The All Baby & Child Spring Conference just wrapped up. It is a conference for stores who sell baby products. Over 3 plus days we had speakers, presentations and a mini trade show. I was asked to be a presenter when the conference was scheduled but got bumped for a presentation on the new CPSIA law and how it affects baby products.
Twenty of the four hundred plus attendees dragged themselves into a room set up for 300 to hear the latest interpretations of this expensively pointless law. But since I wasn't presenting, I chose to carefully observe the other presenters to see what I could learn. Here are the Do's and Don'ts from Louisville.
Don't give a presentation where all you do is read the ample text on your wordy slides. Give me the handout and quit wasting my time. I'm not two any more. I can read. Yes, one presenter put up slides full of text and then read them to us, often poorly because he couldn't decide whether to read his laptop with reading glasses or turn his back and read the screen without. It's been a long time since I rated a presentation poor. I pray it will be another long time before I do it again.
Don't plan a 90 minute presentation when you only have 60 minutes scheduled. As much as I like the information, I also want to get to the next presentation on time.
Don't start your presentation until you know the audio is working. Twenty minutes into a talk is way too late to find out half the room can't hear you.
Don't talk too fast. Yeah it may be your style, but I was out of breath just trying to keep up with you. I haven't learned shorthand and taking notes was useless.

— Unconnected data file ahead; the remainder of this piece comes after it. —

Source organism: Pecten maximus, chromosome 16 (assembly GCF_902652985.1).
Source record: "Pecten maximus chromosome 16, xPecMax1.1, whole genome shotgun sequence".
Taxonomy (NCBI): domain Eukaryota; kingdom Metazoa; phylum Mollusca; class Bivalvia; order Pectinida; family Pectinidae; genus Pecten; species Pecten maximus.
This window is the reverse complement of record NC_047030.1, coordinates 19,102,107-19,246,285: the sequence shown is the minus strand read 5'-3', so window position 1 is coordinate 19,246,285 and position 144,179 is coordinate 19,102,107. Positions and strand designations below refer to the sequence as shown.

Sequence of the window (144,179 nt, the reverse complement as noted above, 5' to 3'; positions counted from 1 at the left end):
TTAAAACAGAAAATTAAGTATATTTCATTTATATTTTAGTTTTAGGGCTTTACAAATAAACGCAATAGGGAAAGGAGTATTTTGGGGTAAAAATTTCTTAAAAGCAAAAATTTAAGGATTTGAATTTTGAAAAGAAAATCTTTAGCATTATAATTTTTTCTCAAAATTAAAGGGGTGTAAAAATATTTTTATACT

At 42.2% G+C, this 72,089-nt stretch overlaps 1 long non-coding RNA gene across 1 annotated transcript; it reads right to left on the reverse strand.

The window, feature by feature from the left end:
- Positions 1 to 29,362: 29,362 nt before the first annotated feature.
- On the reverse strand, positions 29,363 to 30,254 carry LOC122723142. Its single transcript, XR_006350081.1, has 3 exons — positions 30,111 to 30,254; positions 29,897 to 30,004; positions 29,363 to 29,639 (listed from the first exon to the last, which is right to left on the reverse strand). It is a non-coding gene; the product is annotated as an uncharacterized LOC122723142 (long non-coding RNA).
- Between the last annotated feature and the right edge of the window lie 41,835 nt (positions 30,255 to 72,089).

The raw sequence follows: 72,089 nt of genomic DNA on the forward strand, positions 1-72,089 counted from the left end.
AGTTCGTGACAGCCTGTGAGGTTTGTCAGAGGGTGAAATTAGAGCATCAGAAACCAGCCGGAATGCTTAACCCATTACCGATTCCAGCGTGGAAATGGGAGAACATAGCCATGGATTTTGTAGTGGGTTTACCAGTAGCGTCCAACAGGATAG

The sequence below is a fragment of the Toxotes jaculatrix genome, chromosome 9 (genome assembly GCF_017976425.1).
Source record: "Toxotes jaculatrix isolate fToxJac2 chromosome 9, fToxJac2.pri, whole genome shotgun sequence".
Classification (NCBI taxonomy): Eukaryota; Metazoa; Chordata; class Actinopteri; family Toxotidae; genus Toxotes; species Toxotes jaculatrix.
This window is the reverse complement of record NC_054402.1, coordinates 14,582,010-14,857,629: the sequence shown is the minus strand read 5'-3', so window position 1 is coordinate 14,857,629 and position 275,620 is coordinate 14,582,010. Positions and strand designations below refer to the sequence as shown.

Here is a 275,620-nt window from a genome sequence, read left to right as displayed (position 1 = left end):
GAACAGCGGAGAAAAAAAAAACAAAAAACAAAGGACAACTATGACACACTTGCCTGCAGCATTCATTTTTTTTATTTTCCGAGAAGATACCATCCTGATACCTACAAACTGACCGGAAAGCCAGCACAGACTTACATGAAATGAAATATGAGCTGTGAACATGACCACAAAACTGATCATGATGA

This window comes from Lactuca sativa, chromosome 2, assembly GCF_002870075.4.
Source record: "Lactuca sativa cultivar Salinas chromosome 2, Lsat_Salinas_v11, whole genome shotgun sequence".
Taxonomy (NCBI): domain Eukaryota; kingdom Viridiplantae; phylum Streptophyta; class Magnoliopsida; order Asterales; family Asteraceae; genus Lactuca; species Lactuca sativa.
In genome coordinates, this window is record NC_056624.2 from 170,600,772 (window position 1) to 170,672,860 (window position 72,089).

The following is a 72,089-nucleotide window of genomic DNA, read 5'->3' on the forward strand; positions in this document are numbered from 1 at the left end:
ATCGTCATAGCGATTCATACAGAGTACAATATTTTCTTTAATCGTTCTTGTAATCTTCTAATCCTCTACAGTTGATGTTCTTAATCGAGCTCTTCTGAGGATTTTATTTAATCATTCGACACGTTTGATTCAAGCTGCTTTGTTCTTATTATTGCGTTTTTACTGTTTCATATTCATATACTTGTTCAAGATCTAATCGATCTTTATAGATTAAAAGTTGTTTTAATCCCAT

Don't promote your book until the end. I'm not interested in buying until I know what you're selling.
Do something surprising to get my interest. Rick Segel giving away a copy of his book to the first person willing to go against the crowd was a brilliant idea (and I'm not just saying that because he gave the book to me). It got everyone to pay attention and realize that dissenting voices exist and are not always wrong.
Do give me action steps. Paint me a picture of what to do next. Mike Rayburn taught me to say, "What if..?" whenever I am presented with a challenge. It was our buzzword fr the rest of the evening. George Whalin gave me a list of traits of a great manager, things I need to develop in myself or hire & train in my employees. I like concrete stuff that helps me plot a course of action.
Do something unique. The most fascinating presentation was by Mike Rayburn. He's a guitar virtuoso, a comedian, and a motivational speaker. One of my colleagues asked me after the presentation if he was a musician who did comedy or a speaker who did music, or a comedian who did motivation. I asked what was the point. You see, there are plenty of guitar virtuosos, tons of motivational speakers, and a plethora of comedians. But there is only one Mike Rayburn who can combine all three seamlessly. If there had been a box above Excellent, I would have checked it for his presentation.
Do something fun. Rick Segel told great jokes that made us laugh out loud and helped get his points across. George Whalin put up a slide of a crazy guy in a superhero outfit that got a lot of buzz afterwards. Mike used humor and music, two of my favorites.
Do give me something to take home. I have a book, a DVD, two CD's, and three handouts of notes. Reading material for bedtime, listening material for the drive home, and training material for the next staff meeting. It's the trifecta of a great conference.
If you are doing a presentation, whether for a handful of co-workers in a staff meeting or a crowd of conference attendees, keep these Do's and Don'ts in mind. And if you're not doing any public speaking soon, why don't you come to my talk on Wednesday, May 20th. It's at 7:30 am at Jackson Coffee Company. The topic is How Ads Work: Understanding Branding and the APE. Not only will you learn some really cool stuff for your business, you'll get the chance to critique me on the stuff I've just posted and tell me how well I did.
See you there.